“I think John saw shine several times,” Cameron said, referring to the 1996 Best Picture nominee starring Oscar winner Geoffrey Rush as mentally disturbed pianist David Helfgott. “He thanked everyone and did everything I was going to say “
Watch Cameron accept the Best Picture Oscar below:
Not that Cameron proved speechless by any means. Looking beyond the film, he turned his attention first to the audience that embraced it and then to the real-life event that inspired it. “It’s hard for us to remember that this excitement … is for a film that is based on a real event, where real people died,” he summarized the film’s message, “The future is unknown. , the only thing we really own is today”—a sentiment that seems especially close to terminator instead Titanic,
Cameron continued, “I would like to observe a few seconds of silence in memory of the 1,500 men, women and children who died when the great ship sank.” “During these few seconds, I would like you to listen to the beat of your heart, which is the most precious thing in the world.” At Cameron’s poetic insistence, the audience fell silent as the camera cut to a wide view of the room instead of isolating specific faces.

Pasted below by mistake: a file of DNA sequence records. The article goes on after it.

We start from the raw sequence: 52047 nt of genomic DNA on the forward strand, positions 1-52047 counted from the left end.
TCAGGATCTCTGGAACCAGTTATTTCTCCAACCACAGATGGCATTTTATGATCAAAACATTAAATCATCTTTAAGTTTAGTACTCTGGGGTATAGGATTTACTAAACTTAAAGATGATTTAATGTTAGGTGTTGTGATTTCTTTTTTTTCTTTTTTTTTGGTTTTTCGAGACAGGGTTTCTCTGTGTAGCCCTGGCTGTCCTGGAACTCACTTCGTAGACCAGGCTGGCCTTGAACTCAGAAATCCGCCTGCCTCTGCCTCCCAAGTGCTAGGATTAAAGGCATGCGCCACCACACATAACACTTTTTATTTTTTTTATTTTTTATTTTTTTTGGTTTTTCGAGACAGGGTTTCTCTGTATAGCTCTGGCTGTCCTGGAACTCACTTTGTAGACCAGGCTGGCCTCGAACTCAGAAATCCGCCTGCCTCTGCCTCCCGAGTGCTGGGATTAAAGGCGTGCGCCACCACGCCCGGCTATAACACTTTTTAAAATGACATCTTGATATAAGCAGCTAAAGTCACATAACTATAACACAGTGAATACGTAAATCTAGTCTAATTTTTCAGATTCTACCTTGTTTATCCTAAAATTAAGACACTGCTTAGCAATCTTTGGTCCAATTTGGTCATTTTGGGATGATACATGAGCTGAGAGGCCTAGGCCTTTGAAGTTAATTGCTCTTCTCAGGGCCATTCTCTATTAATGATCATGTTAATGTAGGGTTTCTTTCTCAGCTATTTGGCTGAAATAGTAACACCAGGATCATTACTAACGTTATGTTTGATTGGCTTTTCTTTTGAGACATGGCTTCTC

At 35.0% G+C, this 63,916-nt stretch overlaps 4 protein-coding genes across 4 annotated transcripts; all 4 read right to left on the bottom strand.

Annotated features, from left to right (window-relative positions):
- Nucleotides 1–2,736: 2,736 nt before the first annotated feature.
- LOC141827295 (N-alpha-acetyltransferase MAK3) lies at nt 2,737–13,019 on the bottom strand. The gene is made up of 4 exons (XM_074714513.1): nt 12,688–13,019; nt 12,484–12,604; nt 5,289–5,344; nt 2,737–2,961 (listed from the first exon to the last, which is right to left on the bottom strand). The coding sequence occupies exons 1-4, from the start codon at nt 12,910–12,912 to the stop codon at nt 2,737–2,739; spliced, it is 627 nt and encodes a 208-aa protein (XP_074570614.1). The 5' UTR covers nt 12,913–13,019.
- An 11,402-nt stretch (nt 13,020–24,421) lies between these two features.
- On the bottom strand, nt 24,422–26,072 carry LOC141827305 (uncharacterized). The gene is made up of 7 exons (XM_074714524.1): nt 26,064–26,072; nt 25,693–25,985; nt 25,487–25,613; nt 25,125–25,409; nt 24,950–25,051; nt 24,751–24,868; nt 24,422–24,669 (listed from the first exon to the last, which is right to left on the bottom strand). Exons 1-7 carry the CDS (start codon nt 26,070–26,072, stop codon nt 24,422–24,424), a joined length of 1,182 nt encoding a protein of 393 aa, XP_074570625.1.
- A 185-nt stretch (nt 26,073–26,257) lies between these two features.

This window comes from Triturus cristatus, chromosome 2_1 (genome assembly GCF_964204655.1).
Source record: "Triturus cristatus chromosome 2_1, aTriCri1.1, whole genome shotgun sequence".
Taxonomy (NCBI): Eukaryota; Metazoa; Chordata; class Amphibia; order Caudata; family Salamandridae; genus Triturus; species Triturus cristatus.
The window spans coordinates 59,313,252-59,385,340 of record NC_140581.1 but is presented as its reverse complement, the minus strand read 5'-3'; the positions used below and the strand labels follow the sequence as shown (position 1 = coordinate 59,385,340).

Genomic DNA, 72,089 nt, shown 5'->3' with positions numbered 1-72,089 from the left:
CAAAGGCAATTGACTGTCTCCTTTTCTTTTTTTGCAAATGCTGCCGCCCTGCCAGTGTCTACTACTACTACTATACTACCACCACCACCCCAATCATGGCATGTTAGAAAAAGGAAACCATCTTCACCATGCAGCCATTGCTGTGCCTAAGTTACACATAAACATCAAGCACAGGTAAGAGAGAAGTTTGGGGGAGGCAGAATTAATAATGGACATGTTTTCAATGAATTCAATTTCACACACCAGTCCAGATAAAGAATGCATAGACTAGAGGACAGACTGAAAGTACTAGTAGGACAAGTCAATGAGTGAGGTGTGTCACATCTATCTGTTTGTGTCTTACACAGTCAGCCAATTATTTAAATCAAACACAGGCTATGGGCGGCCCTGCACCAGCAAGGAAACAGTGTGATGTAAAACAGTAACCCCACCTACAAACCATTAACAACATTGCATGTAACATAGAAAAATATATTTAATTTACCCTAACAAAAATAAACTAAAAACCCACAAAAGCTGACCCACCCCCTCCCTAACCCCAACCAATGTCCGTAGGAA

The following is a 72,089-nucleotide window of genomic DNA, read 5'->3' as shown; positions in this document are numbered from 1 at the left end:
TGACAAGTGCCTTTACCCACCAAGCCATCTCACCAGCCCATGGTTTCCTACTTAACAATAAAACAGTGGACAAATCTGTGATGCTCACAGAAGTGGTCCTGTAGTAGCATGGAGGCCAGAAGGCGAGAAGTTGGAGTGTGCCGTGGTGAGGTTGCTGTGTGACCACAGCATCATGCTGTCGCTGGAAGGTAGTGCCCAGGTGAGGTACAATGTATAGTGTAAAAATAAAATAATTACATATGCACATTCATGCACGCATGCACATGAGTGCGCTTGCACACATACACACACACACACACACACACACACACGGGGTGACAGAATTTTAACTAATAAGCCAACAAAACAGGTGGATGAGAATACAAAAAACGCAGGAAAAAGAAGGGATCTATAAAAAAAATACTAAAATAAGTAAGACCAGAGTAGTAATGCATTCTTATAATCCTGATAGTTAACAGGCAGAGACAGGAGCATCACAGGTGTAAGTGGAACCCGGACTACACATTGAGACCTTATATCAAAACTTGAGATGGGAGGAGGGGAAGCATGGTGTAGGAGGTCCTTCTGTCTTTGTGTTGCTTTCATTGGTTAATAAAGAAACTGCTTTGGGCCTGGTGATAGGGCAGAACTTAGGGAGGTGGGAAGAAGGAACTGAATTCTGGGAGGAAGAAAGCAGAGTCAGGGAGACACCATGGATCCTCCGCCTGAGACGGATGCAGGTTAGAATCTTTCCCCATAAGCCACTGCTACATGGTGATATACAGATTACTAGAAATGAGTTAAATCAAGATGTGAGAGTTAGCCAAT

In hollywood reporter Oral history, Horwitz says that Cameron’s request left Booth in a tizzy. “He goes in there and he goes, ‘Hold 15 seconds of silence for the victims.’ We’re going, ‘Jesus Christ! We don’t have time!’ I’m just trying to get off the air because of the restrictions on running in the East Coast news… If I’m in the news, we have to pay.”
After that long-anticipated pause, the director threw out his final (self) congratulatory remarks of the evening. “You really made it a night to remember in every way,” deliberately omitting the last name Titanic film, 1958 a night to remember, “Now let’s party till dawn!”
In the years since the nonstop partying at Cameron’s 1998 Oscar night, the director has regularly owned up to how his “king of the world” moment put a dent in the festivities. “After jumping in and making a fool of myself with my acceptance speech, I bet no one wants to see me at the Academy Awards again,” he said half-jokingly Entertainment Weekly in 2010, just before getting his second directorial debut for the original Avatar,
Cameron missed out on a Best Director nomination. Avatar: The Way of Water, so there’s no occasion for an “I see you” moment at this year’s ceremony. But the filmmaker is still riding high TitanicVictory after 25 years “We had done an almost impossible thing, which was that we had made ourselves a strange underdog,” he explains. hollywood reporter, “We had created a scenario in which we appeared to fight our way down and win when the chips were down. The chips were down only because everyone else had the chips down. I didn’t do it!”
,This article was originally published on March 2, 2018. It has been updated to reflect recent events.,
Titanic Available to rent or buy on most VOD services including Prime Video.